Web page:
Permian students started to rise from their rehearsal chairs, clinging to caps and lifting gowns, and filing through rows out of the roped staging area, around toward Ratliff Stadium.

The finish line was just there.

For Kennison Vardeman, and the others around him with last names designating them to the back rows in alphabetical order, there passed a moment where they could just watch their classmates ahead of them get up, snake around into the stadium and start walking down the ramps toward the field — and see that the commencement ceremony for Permian High’s class of 2018 had arrived.

“I think ‘surreal’ is definitely a good word,” Vardeman agreed, the sun setting on him and more than 700 of his classmates Friday night, just before they stepped down onto the field, walked the stage, and celebrated their graduation under the lights in Ratliff.

“I think everybody else is excited, because this is something that we worked so hard for,” Katelynn Winchell said, a row behind him.

“It’s kind of an elation.”

A total of 719 students celebrated graduating from Permian on Friday night, marking an exciting time for some, a motivating moment for plenty others, and, for several still, a bit of a rush of that surreal feeling.

“It’s been pretty weird,” said Ben Vore nearby. The former Panthers football standout plans to attend BYU and major in biology. “I feel like everything’s just been leading up to this. I’m sure I’m going to have a lot of great memories being at Permian.

“It just kind of hasn’t hit yet, you know?”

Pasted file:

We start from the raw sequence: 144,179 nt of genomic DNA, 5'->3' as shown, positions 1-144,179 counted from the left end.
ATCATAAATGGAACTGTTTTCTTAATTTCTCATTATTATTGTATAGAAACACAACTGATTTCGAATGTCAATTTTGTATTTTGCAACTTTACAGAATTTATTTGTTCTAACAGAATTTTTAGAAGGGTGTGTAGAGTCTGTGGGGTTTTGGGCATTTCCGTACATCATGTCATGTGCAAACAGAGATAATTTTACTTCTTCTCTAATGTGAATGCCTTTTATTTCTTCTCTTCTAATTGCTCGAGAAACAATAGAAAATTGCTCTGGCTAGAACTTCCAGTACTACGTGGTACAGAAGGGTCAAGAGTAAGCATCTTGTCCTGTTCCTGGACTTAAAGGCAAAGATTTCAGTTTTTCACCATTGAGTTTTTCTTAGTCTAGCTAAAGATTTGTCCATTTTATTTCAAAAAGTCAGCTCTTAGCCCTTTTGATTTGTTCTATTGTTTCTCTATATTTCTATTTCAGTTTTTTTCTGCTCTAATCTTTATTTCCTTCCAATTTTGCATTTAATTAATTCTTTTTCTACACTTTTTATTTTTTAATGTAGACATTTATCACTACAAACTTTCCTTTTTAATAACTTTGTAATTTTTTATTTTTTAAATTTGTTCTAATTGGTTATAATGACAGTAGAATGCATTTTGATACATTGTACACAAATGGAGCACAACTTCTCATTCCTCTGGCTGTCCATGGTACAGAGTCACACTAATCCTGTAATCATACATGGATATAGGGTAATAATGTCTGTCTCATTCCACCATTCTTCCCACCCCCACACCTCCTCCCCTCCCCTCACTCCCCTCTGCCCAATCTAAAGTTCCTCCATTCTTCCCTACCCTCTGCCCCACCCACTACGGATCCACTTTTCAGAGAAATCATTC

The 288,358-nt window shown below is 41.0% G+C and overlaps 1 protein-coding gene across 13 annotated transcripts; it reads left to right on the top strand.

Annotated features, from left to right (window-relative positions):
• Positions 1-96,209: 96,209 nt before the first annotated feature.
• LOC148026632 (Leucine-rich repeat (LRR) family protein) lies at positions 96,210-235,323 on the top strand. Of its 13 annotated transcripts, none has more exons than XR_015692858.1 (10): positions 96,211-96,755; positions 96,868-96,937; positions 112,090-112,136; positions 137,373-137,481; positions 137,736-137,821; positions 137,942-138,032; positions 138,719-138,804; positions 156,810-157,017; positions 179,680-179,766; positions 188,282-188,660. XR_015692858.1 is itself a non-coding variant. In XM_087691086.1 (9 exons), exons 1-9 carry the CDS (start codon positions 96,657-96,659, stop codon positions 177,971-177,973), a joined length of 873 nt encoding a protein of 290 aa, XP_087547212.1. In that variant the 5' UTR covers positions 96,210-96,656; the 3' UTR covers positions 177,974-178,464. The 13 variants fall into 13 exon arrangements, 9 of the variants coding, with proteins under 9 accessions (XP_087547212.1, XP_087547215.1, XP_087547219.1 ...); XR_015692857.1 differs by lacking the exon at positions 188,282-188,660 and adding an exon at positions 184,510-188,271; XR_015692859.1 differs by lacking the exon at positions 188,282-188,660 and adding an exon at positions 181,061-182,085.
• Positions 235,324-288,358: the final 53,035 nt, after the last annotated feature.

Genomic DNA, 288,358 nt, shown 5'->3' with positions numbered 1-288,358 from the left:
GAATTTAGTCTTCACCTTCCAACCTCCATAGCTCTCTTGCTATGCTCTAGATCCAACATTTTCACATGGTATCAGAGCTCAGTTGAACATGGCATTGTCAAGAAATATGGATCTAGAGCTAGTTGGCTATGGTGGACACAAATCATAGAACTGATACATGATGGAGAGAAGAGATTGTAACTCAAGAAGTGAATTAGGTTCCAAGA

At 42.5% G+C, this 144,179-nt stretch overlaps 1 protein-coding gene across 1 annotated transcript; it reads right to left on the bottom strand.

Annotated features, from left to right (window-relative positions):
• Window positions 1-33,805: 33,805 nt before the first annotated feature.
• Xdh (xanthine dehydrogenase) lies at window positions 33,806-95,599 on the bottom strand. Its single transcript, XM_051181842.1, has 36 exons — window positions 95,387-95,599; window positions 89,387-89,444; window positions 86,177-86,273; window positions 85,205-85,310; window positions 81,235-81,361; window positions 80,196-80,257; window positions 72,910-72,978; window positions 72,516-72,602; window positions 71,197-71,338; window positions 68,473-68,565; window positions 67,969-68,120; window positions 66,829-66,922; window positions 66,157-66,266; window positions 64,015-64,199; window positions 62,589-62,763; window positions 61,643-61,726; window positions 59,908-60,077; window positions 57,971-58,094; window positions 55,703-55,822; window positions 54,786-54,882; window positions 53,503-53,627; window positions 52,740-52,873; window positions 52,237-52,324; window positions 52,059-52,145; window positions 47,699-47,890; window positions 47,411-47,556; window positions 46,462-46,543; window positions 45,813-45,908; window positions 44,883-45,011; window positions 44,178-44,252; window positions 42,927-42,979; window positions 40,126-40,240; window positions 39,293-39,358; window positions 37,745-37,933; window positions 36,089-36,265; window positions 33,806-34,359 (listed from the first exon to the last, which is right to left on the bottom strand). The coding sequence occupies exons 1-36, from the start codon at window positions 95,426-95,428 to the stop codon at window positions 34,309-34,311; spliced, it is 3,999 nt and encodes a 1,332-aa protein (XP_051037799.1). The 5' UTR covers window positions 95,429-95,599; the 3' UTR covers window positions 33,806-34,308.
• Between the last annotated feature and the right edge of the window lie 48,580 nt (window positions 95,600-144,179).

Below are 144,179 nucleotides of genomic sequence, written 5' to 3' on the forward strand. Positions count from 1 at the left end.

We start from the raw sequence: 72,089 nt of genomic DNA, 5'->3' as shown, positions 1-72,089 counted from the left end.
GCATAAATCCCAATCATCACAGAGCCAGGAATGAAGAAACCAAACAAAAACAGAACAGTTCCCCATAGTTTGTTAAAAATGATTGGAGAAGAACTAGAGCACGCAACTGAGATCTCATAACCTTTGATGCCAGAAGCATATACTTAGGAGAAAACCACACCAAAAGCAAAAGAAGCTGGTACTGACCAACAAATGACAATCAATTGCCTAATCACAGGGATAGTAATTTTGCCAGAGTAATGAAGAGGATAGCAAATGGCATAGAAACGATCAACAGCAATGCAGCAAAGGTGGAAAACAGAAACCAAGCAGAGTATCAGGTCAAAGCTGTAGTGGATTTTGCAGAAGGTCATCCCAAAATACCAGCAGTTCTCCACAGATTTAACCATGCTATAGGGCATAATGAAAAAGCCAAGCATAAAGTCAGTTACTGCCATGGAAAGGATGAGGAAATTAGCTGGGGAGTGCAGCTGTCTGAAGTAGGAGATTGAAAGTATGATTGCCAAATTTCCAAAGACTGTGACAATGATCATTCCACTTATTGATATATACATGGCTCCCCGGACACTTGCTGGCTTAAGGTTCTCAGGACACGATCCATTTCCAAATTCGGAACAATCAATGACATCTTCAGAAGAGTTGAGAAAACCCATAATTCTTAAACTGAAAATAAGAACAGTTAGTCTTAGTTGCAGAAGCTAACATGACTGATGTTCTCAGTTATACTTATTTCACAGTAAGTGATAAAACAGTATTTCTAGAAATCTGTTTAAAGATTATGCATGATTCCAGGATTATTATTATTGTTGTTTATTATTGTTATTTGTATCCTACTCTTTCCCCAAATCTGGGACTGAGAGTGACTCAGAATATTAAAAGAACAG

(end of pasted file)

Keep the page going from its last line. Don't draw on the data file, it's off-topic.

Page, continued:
Winchell, who plans to go Angelo State and study marketing, said she thought everyone around her was excited for the night to finally be upon them, and to be finished with a roller coaster last week that marked an end to the class’s time at a school the students have spent so much time with.

“It’s been stressful,” Winchell said, of that last week leading up to graduation. “But it’s been alright.

“We got through it.”

That alone means so much, especially in a city like Odessa, said Vardeman, where he said the schools are so central to the community. Vardeman went through ECISD all the way, and plans to stick around a while longer to go to UTPB and study music.

“I’ve always looked forward — like my whole life — looked forward to going to Permian,” Vardeman said.

“Now it’s done. And it’s just crazy.”

Yes, for those seniors, it’s complete.

There’s no time left to cherish being a Permian student.

Instead, now, they can finally cherish being a Permian graduate.

“I think everybody’s kind of ready for the next step, and just excited to see it,” Vardeman said.